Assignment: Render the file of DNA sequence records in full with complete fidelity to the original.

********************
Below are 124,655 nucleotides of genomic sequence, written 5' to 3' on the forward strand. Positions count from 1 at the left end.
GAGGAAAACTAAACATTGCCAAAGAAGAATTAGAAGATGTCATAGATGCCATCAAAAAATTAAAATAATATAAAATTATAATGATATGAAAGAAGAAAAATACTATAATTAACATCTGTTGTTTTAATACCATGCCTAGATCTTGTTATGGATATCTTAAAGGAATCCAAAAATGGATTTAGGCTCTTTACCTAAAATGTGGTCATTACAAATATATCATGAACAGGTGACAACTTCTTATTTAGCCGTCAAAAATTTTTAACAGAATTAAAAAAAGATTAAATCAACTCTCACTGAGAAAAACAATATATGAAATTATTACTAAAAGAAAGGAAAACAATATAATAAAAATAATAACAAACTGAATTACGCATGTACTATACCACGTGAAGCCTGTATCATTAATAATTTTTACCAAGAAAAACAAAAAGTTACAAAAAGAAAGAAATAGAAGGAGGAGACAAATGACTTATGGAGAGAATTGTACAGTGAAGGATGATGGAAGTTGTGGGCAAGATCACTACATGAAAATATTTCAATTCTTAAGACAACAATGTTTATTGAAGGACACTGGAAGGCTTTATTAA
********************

Below are 124,655 nucleotides of genomic sequence, written 5' to 3' on the forward strand. Positions count from 1 at the left end.
GAGGAAAACTAAACATTGCCAAAGAAGAATTAGAAGATGTCATAGATGCCATCAAAAAATTAAAATAATATAAAATTATAATGATATGAAAGAAGAAAAATACTATAATTAACATCTGTTGTTTTAATACCATGCCTAGATCTTGTTATGGATATCTTAAAGGAATCCAAAAATGGATTTAGGCTCTTTACCTAAAATGTGGTCATTACAAATATATCATGAACAGGTGACAACTTCTTATTTAGCCGTCAAAAATTTTTAACAGAATTAAAAAAAGATTAAATCAACTCTCACTGAGAAAAACAATATATGAAATTATTACTAAAAGAAAGGAAAACAATATAATAAAAATAATAACAAACTGAATTACGCATGTACTATACCACGTGAAGCCTGTATCATTAATAATTTTTACCAAGAAAAACAAAAAGTTACAAAAAGAAAGAAATAGAAGGAGGAGACAAATGACTTATGGAGAGAATTGTACAGTGAAGGATGATGGAAGTTGTGGGCAAGATCACTACATGAAAATATTTCAATTCTTAAGACAACAATGTTTATTGAAGGACACTGGAAGGCTTTATTAA